An exit strategy from the track and return strategy from the farm will also be helpful. If the farrier knows when a horse is going to the farm, he may change his mind about the timing of a shoeing job. That is, if the race schedule permits. If the farm farrier knows when the horse is going back to a track, the same then applies. One would not take a big trim off a hoof knowing it was going to the track in a week. Communication is the key to a successful transition. If owner, farm manager, trainer and farriers are all on the same page, headaches can be derailed and break-ups avoided.

The practicality of shoeing a horse this way at the farm correctly implies that a shod racehorse isn’t going to do as well when turned out in a large paddock or field. Smaller (and fewer) nails, light shoes, and full-fitting heels aren’t going to hold up nearly as well when the horse is running full tilt through the mud and then slamming the brakes on a whim.

Fig. 1 shows the effects of this on a racehorse. I would point out that this isn’t the same situation as putting a racehorse in a small paddock for an hour or two per day, and where feet are checked and shoes fixed daily.

Pulling the shoes off can also have consequences. If the horse was recently shod, it may become foot sore after having its shoes removed so soon and then running around barefoot. Even if that horse has plenty of toe length to work with, the hoof wall is still full of nail holes. A hoof wall full of nail holes will break up fairly quickly in a turnout situation.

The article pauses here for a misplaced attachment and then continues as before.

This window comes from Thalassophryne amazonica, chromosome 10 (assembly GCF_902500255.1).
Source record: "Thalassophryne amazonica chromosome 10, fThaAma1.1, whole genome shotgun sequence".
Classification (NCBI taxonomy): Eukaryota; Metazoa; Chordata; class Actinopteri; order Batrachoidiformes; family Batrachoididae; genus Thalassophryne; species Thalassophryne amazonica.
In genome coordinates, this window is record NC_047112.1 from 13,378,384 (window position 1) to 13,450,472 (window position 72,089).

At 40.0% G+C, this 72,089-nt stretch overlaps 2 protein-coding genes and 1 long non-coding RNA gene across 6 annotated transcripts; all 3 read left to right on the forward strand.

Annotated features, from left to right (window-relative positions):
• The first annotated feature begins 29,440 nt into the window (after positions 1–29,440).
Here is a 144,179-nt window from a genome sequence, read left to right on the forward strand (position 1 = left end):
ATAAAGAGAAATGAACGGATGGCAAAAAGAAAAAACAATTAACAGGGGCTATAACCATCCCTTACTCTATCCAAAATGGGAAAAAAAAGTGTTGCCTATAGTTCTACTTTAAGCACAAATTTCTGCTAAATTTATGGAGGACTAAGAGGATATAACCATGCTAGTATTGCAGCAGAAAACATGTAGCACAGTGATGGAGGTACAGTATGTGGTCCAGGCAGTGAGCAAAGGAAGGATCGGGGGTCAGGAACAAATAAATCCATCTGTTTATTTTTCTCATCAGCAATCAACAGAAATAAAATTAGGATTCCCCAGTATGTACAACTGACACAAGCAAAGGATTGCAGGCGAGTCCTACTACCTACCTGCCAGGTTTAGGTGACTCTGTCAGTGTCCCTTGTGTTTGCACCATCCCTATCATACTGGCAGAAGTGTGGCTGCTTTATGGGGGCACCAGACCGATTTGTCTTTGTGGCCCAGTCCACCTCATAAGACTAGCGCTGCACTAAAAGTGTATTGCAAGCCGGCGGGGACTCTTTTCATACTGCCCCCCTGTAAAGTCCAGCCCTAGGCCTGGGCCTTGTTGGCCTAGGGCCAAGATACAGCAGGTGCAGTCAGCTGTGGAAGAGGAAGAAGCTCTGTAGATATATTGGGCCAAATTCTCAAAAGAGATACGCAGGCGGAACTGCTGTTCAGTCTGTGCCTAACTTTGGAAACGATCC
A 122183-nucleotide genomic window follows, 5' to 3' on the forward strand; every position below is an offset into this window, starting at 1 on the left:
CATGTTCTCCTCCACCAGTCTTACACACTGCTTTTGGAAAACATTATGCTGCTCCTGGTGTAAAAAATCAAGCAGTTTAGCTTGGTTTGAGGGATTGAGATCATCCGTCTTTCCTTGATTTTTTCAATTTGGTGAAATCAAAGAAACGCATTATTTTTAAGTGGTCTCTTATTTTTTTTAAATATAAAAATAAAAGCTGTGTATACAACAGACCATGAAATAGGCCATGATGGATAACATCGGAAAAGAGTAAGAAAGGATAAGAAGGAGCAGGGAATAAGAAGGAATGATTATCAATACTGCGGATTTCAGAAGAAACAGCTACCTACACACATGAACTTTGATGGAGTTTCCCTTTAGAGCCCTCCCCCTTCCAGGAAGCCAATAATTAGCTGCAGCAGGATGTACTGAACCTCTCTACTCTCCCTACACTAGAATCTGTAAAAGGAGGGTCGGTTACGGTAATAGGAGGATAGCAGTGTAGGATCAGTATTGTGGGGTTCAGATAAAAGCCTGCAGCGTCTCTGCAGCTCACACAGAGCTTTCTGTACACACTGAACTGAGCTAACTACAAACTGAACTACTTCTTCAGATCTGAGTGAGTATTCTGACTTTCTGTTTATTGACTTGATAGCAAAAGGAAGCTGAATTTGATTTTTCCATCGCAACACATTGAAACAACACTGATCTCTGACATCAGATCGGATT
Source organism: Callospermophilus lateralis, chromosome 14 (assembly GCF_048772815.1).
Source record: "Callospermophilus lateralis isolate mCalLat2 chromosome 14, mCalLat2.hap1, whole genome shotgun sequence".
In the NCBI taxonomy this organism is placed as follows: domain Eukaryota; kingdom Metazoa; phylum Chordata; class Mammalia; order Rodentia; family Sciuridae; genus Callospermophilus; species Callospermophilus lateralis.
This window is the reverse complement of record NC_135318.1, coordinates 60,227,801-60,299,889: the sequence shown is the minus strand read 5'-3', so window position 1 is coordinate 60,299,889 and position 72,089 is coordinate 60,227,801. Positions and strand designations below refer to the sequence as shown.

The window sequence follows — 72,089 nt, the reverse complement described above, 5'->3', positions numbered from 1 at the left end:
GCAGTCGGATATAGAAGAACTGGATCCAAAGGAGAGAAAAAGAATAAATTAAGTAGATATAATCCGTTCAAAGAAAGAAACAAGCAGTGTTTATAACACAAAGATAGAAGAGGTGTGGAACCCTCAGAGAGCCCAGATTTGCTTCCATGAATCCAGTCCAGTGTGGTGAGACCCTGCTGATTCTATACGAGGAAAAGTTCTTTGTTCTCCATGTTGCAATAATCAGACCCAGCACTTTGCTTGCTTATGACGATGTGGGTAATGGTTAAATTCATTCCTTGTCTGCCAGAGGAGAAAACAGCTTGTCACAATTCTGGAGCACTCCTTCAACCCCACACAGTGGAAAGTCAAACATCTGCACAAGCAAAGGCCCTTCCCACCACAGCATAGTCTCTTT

Fig. 3: A glue-on shoe for turnout is a good option to keep feet in acceptable shape during a break from the track.
By the way, there is more to do than simply pulling off the shoe. The hoof should be rounded over on the ground surface edges. Fig. 2 shows a foot with nearly all the hoof wall broken away up to the point where the nail patterns would end. Basically all of the porous hoof wall with nail holes in it has broken away. To avoid this, a transitioning horse should be “rounded up” with a horseshoe rasp every two to three weeks while adapting to life on the farm.

A glue-on shoe, shown in Fig. 3, is another choice for keeping a good hoof during turnout, and a possible option for a horse that is in for a little rest and relaxation. This horse started to get in trouble so a glue-on was applied.  Your trainer and track farrier are going to be unhappy if they get the horse in Fig. 2 back two weeks before a scheduled race. 

An exit strategy from the track and return strategy from the farm will also be helpful. If the farrier knows when a horse is going to the farm, he may change his mind about the timing of a shoeing job. That is, if the race schedule permits. If the farm farrier knows when the horse is going back to a track, the same then applies. One would not take a big trim off a hoof knowing it was going to the track in a week.

Communication is the key to a successful transition. If owner, farm manager, trainer and farriers are all on the same page, headaches can be derailed and break-ups avoided.